What are they doing to my game? Since you already know how I feel about the pitch clock, let me start this post with a story. I live and die with the San Diego Padres and have since their inception in 1969. I’m either watching a game, listening to a game, or at a game.
A RECORD BREAKER
On one particular evening, April 17, 2008, the Pads played the Rockies at Petco Park, and I sat at home watching it. The game started a little after 7 p.m., as usual, and about three hours later it went into extra innings. It ended after 22 innings at 1:21 a.m., lasting 6 hours and 16 minutes. The Pads lost, which is not the point. What is? The fact that I sat through every minute, every inning of the game, as any real baseball fan would do for his team. We don’t care how long it takes. It’s baseball. And baseball was created to be timeless. No buzzer beater from mid-court; no field goal as time expires; no puck into the net in overtime. To reiterate: baseball is timeless.
If I’m old school, it may be because I’m old. Older, anyway. I grew up in The Bronx watching the great Mickey Mantle play. I got to see Ted Williams, Stan Musial, Willie Mays (live, at the Polo Grounds), Hank Aaron, and so many more baseball giants. I don’t recall if the games lasted two hours, or two-and-a-half hours, or four hours. It ended when it ended. If I wanted a time clock I went to see the Knicks or the Rangers at old Madison Square Garden.
THE ELEPHANT IN THE ROOM
Who are we speeding the game up for anyway? Do so many people suffer from ADD that they can’t sit for a few hours and enjoy the nuances of this beautiful game? Do they need to be constantly entertained with loud music, gigantic scoreboards, a gazillion food choices, silly games? (I never really cared which of the three hats the ball was under, or what dog each player preferred.) Isn’t the game enough? Long ago I stated that if the Padres played on a sandlot with a few wooden bleachers, I would be there. That hasn’t changed. It’s baseball.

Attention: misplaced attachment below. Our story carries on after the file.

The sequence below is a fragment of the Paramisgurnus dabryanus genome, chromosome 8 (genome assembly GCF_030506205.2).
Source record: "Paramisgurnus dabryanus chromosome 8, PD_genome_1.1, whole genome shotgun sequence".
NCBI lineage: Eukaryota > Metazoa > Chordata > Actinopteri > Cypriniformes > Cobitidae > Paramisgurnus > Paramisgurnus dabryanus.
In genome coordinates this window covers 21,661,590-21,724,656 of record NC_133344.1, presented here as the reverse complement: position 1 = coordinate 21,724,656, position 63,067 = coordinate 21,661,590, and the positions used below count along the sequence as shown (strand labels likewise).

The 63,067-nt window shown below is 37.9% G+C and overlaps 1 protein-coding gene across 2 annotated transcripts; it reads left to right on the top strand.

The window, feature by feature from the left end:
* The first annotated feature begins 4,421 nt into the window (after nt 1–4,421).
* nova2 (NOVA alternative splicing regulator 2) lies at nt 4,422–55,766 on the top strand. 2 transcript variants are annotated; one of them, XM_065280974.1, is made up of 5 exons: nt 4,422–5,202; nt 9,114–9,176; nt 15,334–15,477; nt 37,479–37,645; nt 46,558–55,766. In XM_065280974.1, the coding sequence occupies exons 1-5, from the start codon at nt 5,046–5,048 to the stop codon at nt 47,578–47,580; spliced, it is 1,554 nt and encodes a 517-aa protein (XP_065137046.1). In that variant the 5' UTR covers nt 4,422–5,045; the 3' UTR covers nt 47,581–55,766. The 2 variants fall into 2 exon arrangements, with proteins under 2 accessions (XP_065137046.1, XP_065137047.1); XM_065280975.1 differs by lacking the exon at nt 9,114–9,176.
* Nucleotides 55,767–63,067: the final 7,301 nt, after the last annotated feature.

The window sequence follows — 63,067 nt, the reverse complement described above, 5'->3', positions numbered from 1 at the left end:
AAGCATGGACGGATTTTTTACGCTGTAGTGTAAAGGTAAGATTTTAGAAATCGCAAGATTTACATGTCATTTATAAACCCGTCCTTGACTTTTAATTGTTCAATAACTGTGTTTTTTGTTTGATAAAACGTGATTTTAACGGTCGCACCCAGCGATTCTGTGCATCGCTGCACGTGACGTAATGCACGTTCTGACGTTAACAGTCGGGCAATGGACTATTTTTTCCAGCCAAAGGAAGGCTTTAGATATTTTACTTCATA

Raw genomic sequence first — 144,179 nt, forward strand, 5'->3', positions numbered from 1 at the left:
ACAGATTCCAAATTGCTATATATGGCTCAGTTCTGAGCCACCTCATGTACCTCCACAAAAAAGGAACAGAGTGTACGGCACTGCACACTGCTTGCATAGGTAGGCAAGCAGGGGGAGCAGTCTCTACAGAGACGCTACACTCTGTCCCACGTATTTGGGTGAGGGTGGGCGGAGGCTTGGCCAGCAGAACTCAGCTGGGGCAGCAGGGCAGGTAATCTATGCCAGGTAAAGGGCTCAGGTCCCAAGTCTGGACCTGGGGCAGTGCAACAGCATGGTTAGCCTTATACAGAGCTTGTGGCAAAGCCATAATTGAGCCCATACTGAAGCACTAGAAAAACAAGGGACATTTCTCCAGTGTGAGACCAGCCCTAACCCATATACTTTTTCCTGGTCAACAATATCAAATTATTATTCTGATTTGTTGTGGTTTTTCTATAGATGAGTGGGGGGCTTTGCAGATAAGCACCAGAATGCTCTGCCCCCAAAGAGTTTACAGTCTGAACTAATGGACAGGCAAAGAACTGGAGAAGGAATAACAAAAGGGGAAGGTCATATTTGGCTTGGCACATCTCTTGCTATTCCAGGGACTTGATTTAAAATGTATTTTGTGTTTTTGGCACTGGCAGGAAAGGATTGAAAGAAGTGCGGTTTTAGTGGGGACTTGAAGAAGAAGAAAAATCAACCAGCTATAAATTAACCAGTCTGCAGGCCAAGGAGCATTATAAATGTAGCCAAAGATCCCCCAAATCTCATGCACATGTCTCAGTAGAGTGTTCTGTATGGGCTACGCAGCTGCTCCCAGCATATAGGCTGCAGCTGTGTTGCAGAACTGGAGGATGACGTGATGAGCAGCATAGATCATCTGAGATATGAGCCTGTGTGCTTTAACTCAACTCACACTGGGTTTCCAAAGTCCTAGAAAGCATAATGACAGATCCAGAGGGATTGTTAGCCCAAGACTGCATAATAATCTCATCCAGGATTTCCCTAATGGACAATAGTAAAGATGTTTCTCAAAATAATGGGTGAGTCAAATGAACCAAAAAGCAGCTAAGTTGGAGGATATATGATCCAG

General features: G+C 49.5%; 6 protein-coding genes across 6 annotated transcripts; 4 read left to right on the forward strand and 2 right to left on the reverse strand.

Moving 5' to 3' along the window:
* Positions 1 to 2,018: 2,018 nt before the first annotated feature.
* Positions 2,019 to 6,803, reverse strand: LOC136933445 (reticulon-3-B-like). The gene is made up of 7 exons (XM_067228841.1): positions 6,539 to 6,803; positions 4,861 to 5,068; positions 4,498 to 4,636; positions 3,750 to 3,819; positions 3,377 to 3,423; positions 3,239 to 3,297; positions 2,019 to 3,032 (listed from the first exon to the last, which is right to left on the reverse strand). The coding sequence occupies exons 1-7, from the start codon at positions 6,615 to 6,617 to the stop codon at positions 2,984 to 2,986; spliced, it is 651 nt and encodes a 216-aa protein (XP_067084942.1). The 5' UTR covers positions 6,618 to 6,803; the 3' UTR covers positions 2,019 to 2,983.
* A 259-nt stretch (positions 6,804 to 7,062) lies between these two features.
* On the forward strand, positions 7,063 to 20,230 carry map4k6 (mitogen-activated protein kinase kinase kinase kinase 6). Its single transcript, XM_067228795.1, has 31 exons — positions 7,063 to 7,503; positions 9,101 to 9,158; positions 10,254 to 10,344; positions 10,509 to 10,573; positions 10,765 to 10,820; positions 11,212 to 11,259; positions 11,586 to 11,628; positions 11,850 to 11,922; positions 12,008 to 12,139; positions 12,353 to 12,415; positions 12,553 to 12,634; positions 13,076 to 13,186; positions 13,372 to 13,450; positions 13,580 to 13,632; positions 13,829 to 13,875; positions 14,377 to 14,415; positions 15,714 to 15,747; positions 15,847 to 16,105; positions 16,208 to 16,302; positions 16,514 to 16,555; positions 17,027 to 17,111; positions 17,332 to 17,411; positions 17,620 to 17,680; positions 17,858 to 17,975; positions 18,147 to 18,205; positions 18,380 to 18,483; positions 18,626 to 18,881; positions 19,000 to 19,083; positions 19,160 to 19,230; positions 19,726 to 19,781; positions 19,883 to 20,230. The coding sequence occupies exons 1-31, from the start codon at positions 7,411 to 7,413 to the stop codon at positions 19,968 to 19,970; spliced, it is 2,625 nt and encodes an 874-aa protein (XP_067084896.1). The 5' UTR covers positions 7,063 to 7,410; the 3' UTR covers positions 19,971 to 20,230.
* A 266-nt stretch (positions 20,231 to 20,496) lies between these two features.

There is an elephant in the room that nobody ever wants to talk about: the preponderance of commercials between innings. (That time is counted in length of game.) I realize that sponsorship is necessary in order for us to enjoy the games on TV, but come on! We see the same ads for the same companies over and over and over, to the point where we can’t stand the product or service. How does that help them? If nothing else, can’t they get their message across in a shorter ad, say, 15 seconds, geared for baseball games? There would be the same number of ads, but the commercial breaks would be 30, even 45 seconds shorter. By how much time would that shorten the length of a game without having to rely on a pitch clock?
Anyway, that’s my rant for this week. The 2023 season is about to begin, so we’ll see how it plays out. I may have more bombast in the future, but for now let me leave you with this: If a manager wants to position seven guys between second and first, it should be his prerogative. Let the batters learn to take the ball to the opposite field. Can you imagine shifting on the great Tony Gwynn?